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Three Keys to Victory Against the Eagles

I quite honestly could pick from a handful of maybe seven or eight keys for EVERY Steelers’ game, but that wouldn’t exactly but interesting reading for you. With that said, it’s awfully hard to not harp on the same things each week with the 2012 Steelers so far. Today I’m going with key ‘words’ as much as I am with keys to the game and you’ll see why.

1. Containment – Any time you play against Michael Vick, keeping him in the pocket and making him a thrower is your goal. Vick is not a terrible passer but he doesn’t exactly make anyone forget Johnny Unitas. Allowing him to get outside the pocket forces the defense to either come up and play him or sit back and cover allowing him more running room. There’s a reason he’s the all-time leader in rushing yards by a quarterback. Keeping him in the pocket and forcing him to go through his progressions is when he gets into trouble with turnovers.

The word ‘containment’ also applies to LeSean McCoy as well. We saw what he could do against a pretty darn good front last week against the Giants and now the Steelers’ struggling defense will have to keep him in check. If I had to choose one way or another, shutting down McCoy is priority number one. Making teams one-dimensional has always been a goal for Dick LeBeau’s defense but the task is impossible if McCoy gets loose too often.

2. Specialties – Since the firing of Pittsburgh Steelers’ Special Teams’ Coach Al Everest, the unit hasn’t exactly inspired a lot of confidence. Holding calls on returns have almost become the norm and one arguably cost us a win in Oakland when an Antonio Brown TD return was nullified by a penalty. This has to get better and it needs to be cleaned up immediately or Mike Tomlin’s firing of Everest will start haunting him.

Eagles’ rookie Brandon Boykin had several nice returns against the Steelers in the preseason opener in August. He cannot be allowed to do the same and give Philly short fields to work with. The return of Stevenson Sylvester will  help on the coverage units, but improvement from everyone is needed to insure a victory in the often forgotten ‘third phase’ of football.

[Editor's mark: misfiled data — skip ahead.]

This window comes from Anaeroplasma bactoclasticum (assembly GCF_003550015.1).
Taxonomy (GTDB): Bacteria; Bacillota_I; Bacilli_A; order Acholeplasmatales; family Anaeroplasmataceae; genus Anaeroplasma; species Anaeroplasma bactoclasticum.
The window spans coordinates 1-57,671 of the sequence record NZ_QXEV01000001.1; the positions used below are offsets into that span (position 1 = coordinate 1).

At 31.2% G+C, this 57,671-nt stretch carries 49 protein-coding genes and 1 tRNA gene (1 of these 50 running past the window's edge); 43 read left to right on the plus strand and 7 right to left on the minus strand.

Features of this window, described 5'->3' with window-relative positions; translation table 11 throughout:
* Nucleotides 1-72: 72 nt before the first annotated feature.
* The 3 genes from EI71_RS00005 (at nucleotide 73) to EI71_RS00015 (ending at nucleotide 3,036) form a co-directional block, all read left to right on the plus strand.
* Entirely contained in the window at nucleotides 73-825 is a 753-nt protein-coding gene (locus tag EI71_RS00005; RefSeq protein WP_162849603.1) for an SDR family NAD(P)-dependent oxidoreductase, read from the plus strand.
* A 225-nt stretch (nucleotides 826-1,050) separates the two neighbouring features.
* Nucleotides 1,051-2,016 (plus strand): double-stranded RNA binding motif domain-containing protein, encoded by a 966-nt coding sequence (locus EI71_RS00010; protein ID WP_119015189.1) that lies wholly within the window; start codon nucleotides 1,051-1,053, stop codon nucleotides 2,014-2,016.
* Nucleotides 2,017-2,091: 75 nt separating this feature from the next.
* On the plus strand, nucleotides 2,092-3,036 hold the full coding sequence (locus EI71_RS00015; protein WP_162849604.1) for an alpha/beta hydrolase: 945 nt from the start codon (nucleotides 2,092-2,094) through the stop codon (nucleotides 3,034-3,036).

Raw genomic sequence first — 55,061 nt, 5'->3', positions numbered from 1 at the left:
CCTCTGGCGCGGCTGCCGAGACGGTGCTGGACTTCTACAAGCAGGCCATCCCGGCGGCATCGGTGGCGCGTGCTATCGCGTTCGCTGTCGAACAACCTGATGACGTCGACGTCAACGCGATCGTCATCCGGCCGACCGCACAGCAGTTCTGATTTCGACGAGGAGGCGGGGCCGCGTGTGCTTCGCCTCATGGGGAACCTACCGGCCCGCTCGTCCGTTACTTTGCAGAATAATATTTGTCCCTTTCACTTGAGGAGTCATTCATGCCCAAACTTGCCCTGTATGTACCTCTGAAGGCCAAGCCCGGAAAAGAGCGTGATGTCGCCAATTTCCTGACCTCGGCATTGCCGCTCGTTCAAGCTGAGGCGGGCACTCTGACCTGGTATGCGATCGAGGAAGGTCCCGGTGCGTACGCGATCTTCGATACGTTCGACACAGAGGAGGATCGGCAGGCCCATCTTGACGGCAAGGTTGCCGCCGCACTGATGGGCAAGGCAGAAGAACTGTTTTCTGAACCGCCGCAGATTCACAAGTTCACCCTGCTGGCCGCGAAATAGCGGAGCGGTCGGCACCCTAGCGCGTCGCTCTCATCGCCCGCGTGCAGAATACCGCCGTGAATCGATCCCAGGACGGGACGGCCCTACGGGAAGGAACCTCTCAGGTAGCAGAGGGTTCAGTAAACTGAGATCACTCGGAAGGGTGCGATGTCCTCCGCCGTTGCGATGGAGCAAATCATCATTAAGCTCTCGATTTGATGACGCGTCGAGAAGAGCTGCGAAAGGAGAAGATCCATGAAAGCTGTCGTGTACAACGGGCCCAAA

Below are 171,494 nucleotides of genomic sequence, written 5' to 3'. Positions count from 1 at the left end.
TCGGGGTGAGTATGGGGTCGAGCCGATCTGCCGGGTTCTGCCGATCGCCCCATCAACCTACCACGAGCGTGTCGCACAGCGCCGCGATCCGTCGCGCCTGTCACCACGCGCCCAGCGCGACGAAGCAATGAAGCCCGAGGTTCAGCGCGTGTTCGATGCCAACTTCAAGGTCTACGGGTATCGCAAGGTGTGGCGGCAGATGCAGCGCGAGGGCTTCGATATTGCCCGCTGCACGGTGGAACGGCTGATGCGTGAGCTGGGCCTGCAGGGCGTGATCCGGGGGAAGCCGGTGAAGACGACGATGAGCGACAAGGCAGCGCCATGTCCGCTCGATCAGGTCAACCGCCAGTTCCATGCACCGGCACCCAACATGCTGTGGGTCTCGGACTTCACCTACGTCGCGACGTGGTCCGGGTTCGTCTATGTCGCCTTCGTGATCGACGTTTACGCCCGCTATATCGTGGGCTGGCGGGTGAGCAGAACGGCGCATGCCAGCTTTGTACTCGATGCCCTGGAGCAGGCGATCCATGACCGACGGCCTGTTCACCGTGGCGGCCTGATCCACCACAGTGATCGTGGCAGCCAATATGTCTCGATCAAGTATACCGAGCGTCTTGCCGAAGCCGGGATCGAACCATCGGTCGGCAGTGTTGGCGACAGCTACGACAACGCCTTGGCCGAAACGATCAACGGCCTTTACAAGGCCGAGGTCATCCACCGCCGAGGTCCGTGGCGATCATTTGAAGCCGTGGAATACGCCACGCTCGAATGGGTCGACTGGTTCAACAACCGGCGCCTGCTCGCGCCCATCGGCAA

3. Protection – Of course, the Steelers have to protect Ben Roethlisberger against the Eagles’ wide-nine defense which is designed to get pressure on the quarterback as I detailed earlier this week. The last time these two played a regular season game which was in Philadelphia, Roethlisberger was sacked at will in a 15-6 loss. With Marcus Gilbert nursing a sore groin, how effective can he be against the speed of the Eagles’ ends? I have serious concerns…

Protection also means taking care of the football. Twice against Oakland Antonio Brown put it on the turf and the latter of the two probably cost the Steelers points which could have put the game away. Turning the ball over in the NFL is the quickest and easiest way to find yourself hanging an ‘L’ in the win/loss column. Protection also means protecting the lead should we get one.

If there’s one thing we’ve learned the hard way over the last several years it’s that Dick LeBeau has had trouble protecting leads even in games the Steelers have won. The win over New England last year is a perfect example of winning a game despite the defense nearly giving it back. Should the Steelers get out to a lead against the Eagles, LeBeau needs to keep doing the things that helped get the lead in the first place. Keep attacking, not sitting back.

There’s been a lot of talk about this game being a must-win and without question it is. Let’s hope the talk coming from the Steelers’ this week is backed up on the field and leads to a victory.

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